Some characteristics of phase plots can be determined graphically (Figure 2). With data that are associated with trend (ie, data that are increasing or decreasing with time), observations obtained at the beginning of the phase are predictably different from those at the end of the phase. With relatively unstable data, the datum points may appear to be centered around a horizontal line, but the SD value is large and there is large uncertainty about the phase mean. In contrast, ideal baseline phase data have low variation around an overall mean that represents the phase.

Set of hypothetical plots to demonstrate some characteristics of phase plots. A and B—Data associated with a trend (increasing or decreasing). Observations obtained at the beginning of the phase are predictably different than those at the end of the phase. C—Example of relatively unstable data. Although the data appear to be centered around a horizontal line, the SD value is large and there is large uncertainty about the phase mean. D—Ideal baseline phase data. The variation is low around an overall mean that represents the phase.

Citation: American Journal of Veterinary Research 67, 1; 10.2460/ajvr.67.1.189

Set of hypothetical plots to demonstrate some characteristics of phase plots. A and B—Data associated with a trend (increasing or decreasing). Observations obtained at the beginning of the phase are predictably different than those at the end of the phase. C—Example of relatively unstable data. Although the data appear to be centered around a horizontal line, the SD value is large and there is large uncertainty about the phase mean. D—Ideal baseline phase data. The variation is low around an overall mean that represents the phase.

Citation: American Journal of Veterinary Research 67, 1; 10.2460/ajvr.67.1.189

Set of hypothetical plots to demonstrate some characteristics of phase plots. A and B—Data associated with a trend (increasing or decreasing). Observations obtained at the beginning of the phase are predictably different than those at the end of the phase. C—Example of relatively unstable data. Although the data appear to be centered around a horizontal line, the SD value is large and there is large uncertainty about the phase mean. D—Ideal baseline phase data. The variation is low around an overall mean that represents the phase.

Citation: American Journal of Veterinary Research 67, 1; 10.2460/ajvr.67.1.189

## Intervention Phases in a Single-case Study Design

The phases are demarked by the introduction or cessation of 1 or more interventions. It is important to clearly define the intervention in the context of time. Some interventions fit into the phase framework, such as treatment of wounds or application of therapeutic horseshoes for treatment of fractures of the distal phalanx. These interventions are implemented over a period that is long enough to obtain serial measurements for comparison with baseline measurements.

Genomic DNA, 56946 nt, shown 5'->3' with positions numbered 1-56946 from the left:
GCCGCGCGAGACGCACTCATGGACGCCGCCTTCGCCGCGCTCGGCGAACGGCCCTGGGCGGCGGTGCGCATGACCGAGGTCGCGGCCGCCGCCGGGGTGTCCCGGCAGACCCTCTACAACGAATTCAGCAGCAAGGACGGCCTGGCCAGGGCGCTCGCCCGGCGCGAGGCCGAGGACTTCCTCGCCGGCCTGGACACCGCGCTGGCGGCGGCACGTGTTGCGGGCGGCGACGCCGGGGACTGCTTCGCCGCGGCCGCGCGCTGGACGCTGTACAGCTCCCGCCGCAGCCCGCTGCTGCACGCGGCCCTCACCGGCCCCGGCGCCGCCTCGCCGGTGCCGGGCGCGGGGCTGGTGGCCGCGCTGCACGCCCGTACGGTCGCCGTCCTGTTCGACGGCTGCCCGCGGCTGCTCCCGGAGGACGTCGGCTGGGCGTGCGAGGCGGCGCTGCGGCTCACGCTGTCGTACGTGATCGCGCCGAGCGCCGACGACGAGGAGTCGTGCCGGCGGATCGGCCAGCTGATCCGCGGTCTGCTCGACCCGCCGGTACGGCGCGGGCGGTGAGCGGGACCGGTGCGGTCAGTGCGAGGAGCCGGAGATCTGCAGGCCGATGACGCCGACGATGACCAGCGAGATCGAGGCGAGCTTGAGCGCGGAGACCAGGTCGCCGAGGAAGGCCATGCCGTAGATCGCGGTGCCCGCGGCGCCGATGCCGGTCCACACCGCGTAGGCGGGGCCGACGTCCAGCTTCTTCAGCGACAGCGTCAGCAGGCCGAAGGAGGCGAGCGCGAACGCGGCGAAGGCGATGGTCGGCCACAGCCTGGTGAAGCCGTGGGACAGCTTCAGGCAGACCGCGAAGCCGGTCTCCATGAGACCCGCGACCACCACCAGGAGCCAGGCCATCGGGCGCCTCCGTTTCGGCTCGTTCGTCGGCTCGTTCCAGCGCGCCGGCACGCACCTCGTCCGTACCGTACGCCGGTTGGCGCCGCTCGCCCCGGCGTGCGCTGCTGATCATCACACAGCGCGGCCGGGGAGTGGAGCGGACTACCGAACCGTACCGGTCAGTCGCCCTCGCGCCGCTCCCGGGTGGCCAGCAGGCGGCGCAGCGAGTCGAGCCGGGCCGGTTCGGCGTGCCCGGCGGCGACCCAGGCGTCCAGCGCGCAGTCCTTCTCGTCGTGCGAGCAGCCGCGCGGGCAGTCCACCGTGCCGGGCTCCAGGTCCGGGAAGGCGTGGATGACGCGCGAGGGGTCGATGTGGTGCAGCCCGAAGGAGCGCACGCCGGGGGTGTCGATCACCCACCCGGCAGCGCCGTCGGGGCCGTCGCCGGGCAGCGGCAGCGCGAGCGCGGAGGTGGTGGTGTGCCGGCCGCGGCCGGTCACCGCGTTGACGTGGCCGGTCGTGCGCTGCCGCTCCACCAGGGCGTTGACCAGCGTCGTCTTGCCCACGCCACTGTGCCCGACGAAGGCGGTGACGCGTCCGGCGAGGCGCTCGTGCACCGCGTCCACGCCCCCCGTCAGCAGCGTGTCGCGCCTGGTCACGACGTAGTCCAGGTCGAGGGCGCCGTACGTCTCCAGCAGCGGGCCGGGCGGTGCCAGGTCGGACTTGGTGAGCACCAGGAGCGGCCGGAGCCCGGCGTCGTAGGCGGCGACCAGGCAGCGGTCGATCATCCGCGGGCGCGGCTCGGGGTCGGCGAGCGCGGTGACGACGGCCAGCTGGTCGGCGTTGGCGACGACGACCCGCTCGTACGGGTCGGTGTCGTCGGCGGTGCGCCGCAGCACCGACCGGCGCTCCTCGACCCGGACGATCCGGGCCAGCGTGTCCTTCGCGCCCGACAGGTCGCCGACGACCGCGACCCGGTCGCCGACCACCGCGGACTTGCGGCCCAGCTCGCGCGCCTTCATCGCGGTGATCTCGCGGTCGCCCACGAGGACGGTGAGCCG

However, the characteristics of some clinical procedures prohibit data collection, and these interventions cannot be used directly as a phase. These interventions are implemented over a period that is too short to obtain measurements or indispose the subjects to measurement; for example, the duration (eg, several hours) of an orthopedic surgical procedure may be too short to allow collection of data, and concomitant anesthesia of the patient prevents gait analysis. In that situation, data may be collected from the baseline and follow-up (postoperative) phases. Alternatively, the intervention may be defined to include the surgery and postoperative rehabilitation.

## Selection of Measurement Intervals

It is important to determine the number of observations in a phase before the study begins. It has been shown that modifying phase lengths on the basis of inspection of the collected data can bias the results.^{5} Equal intervals between observations are not required, but unequal intervals may induce inconsistent correlation structures among the observations. Adjacent observations with short intervals between them may be more correlated than adjacent observations made at longer intervals. These correlation structures must be accommodated by data analyses. Finally, if > 1 intervention is used, the sequence and timing of implementation and cessation of interventions should be arranged so that there are no carryover effects (ie, the physiologic function after the intervention) among interventions. However, in some types of research (eg, kinetic studies), it is the carryover effect that is of primary interest.

## Display of the Data

Graphical representation of data is a fundamental part of the analysis and interpretation of serial data because graphs visually display characteristics of the disease process and effects of interventions over time and allow identification of serial patterns. Single-case data are typically displayed with time on the x-axis, the outcome variable on the y-axis, and vertical lines demarking the phases (Figure 1). When the intervals between observations are not uniform, marks on the x-axis of the graph should be consistent with the data and have spacing proportional to the time between measurements.